Figure 1. Osmotic stress force curves are shown for several biological assemblies: schizophyllan (a triple helical polysaccharide composed only of glucose) in water (), i-carrageenan (a double helical charged polysaccharide) in 0.4-M NaCl (), hydroxypropyl cellulose in water at 5° C (), DNA in 0.4-M NaCl (), DNA in 0.4-M N(CH3)4Cl () (the low-pressure data have been corrected for configurational fluctuations), egg phosphatidyl choline (PC) bilayers in water (), didodecylphosphate (DDP) bilayers in 0.5 M N(CH3)4Cl (), and DNA in 0.25 M N(CH3)4Cl () scaled to the same phosphate surface density as DDP and egg PC. Those biomacromolecular assemblies measured in water are net neutral, either zwitterionic (egg PC) or wholly uncharged (schizophyllan and HPC). Forces between charged surfaces are insensitive to salt concentration over the last 10-15 A, but they do depend significantly on the counterion identity. The X-ray spacings have been adjusted to give approximate surface separations from either gravimetric measurement of spacing as dependent on water content (the lipid bilayers), fiber dimensions determined by X-ray scattering (DNA, schizophyllan, and i-carrageenan), or the spacing between polymers when dried (HPC). Even though force amplitudes span a range of ~1000 in pressure, the decay lengths, X of the apparent exponential are similar for all these systems; the fits to the schizophyllan and DDP forces give 3.4 and 3.5 A, respectively. The overlap of the force data for egg PC, N(CH3)4+-DDP, and N(CH3)4+-DNA scaled to the same phosphate surface area indicates that force amplitudes are determined by the hydration of groups on the surface. Data for DDP and egg PC are from Leikin et al. [2].

Figure 2. The distance dependence characterizing exclusion of small solutes from macromolecular surfaces follows the same exponential behavior as the hydration force between macromolecules. The extent of exclusion can be extracted from the dependence of forces on solute concentration. Пеxcess is the effective osmotic pressure applied by the solute in the bulk solution on the macromolecular phase, and П0 is the maximal pressure from complete exclusion. Пexcess0 = 1 then corresponds to complete exclusion and Пexcess0 = 0 means no inclusion or exclusion. The distance dependent exclusion the polar polyols adonitol () and glycerol () from hydrophobically modified hydroxypropyl cellulose (HPC) and of the nonpolar alcohols i-propanol () and methyl pentanediol (MPD) () from spermidine3+-DNA is shown. As in Fig. 1, interaxial spacings are converted to surface separations. The apparent exponential decay length varies between 3.5 and 4 A (solid lines indicate fits to the data).

Order Parameter Theory for Hydration Forces

A phenomenologic theory has been developed to account for hydration forces (42-45). Water organized by surfaces is characterized by an order parameter. The linearized theory is mathematically equivalent to the Debye-Huckel formulism for electrostatic double-layer interactions. Homogenous surfaces that organize water symmetrically, as illustrated in Fig. 3a, are repulsive since the hydrogen-bonded network between surfaces will become increasingly disrupted as surfaces move closer. The order parameter theory gives for the osmotic pressure between two planar surfaces with a separation D and water-water correlation length λw,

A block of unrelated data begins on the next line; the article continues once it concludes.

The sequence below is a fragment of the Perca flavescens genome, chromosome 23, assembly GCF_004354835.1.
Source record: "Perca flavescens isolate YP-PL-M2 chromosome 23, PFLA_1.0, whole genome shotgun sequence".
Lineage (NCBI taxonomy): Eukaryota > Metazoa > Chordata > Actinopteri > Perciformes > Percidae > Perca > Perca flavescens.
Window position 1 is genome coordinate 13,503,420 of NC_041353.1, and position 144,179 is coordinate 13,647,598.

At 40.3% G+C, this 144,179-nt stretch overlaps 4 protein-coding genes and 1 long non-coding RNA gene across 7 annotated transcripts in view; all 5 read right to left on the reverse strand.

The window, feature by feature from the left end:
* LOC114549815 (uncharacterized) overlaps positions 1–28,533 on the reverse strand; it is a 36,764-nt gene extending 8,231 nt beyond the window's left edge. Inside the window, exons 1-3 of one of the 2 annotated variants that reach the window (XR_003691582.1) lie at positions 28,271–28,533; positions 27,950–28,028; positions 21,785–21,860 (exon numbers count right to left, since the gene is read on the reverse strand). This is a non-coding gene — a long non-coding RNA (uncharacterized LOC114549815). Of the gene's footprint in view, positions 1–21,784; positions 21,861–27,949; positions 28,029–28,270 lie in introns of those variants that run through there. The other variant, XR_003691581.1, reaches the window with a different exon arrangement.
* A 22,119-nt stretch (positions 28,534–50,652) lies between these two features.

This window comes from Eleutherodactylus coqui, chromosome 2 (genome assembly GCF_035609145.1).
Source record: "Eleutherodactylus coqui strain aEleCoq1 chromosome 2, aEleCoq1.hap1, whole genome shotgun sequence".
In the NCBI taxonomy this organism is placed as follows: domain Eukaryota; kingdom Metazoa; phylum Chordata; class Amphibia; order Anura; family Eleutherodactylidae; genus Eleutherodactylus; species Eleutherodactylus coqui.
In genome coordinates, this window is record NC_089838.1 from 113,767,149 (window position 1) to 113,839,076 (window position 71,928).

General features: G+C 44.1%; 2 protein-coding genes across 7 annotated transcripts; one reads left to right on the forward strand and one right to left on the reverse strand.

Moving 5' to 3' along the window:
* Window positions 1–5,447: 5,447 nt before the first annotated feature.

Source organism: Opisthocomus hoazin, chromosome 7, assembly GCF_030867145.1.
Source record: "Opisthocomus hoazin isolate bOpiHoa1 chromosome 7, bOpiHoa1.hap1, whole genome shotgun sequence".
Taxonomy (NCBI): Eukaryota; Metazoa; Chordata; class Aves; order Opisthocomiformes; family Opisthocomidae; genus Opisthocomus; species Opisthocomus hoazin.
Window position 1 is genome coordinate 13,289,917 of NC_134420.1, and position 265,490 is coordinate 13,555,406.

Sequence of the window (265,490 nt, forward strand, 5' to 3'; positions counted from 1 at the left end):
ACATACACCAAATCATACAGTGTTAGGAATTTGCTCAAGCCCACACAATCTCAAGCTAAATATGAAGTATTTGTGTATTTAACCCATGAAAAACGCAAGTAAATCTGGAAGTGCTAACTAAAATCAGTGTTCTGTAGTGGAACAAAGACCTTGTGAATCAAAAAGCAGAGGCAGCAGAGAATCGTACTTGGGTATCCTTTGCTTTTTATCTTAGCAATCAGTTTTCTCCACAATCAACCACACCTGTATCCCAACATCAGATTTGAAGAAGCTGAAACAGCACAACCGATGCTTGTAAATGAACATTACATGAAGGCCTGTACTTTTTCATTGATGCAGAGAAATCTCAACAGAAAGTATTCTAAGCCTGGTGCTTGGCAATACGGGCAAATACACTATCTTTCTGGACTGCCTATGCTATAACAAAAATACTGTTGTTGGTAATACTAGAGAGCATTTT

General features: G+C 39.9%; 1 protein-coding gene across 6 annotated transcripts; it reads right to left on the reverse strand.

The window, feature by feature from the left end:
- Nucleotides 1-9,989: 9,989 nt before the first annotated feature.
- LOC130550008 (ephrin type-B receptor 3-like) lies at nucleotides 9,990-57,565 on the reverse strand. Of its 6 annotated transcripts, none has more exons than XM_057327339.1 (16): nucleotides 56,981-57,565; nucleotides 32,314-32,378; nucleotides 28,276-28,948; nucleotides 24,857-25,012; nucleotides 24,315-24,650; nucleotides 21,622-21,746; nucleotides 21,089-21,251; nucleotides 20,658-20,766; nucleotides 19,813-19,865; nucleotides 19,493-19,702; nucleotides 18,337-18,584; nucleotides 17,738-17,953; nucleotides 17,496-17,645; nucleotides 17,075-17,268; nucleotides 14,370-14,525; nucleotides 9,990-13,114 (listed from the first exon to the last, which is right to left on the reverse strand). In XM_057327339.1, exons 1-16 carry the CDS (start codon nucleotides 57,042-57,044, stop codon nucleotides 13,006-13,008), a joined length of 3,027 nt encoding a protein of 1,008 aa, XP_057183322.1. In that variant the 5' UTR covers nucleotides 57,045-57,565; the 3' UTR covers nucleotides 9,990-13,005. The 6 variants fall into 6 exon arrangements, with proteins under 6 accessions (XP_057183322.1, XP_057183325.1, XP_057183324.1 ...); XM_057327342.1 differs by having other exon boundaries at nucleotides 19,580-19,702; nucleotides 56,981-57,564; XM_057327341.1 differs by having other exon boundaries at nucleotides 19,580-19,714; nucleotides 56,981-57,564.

Similarly, two homogeneous surfaces with a complementary water structuring, as illustrated in Fig. 3b, will be attractive, as the hydrogen-bonding structure of the intervening water is strengthened,

The coefficients Ca and Cr are measures of the strength of water ordering on the surface.

Of course, biologic surfaces are not homogeneous. Real surfaces typically can have both opposing attractive and repulsive patches. In such a case, the osmotic pressure can be represented by (2, 9, 13, 46, 47),

In the case, Cr » Ca, repulsions dominate and the purely repulsive exponential form—П ~ Cr e-D/λw is recovered. If the attractive and repulsive patches are balanced, then the second-order term of the approximation dominates with an apparent decay length that is only half that of λw, or ~2 A. This second-order term is always repulsive and reflects the loss of favorable water-water interactions that are caused by the presence of the other surface. Its magnitude is only dependent on the overall surface water structuring whether attractive or repulsive.

Often decay lengths do not divide so neatly into two classes of values. Three complications can cause significant variability in observed decay lengths. Surface periodicities or the separation length scale of hydrated groups on the surface must necessarily contribute to decay lengths (2). This effect will decrease the apparent decay length from the fundamental water-water correlation length Xw. Second, the positions of hydrated groups on surfaces can adjust to minimize repulsion (48), which can be a continuous process as surfaces approach that increases the apparent decay length. Last, conformational fluctuations can contribute to interaction energies (37, 49, 50), particularly at lower pressures. Motions that are constrained by hydration interactions give rise to fluctuation-enhanced hydration forces that increase the apparent decay length.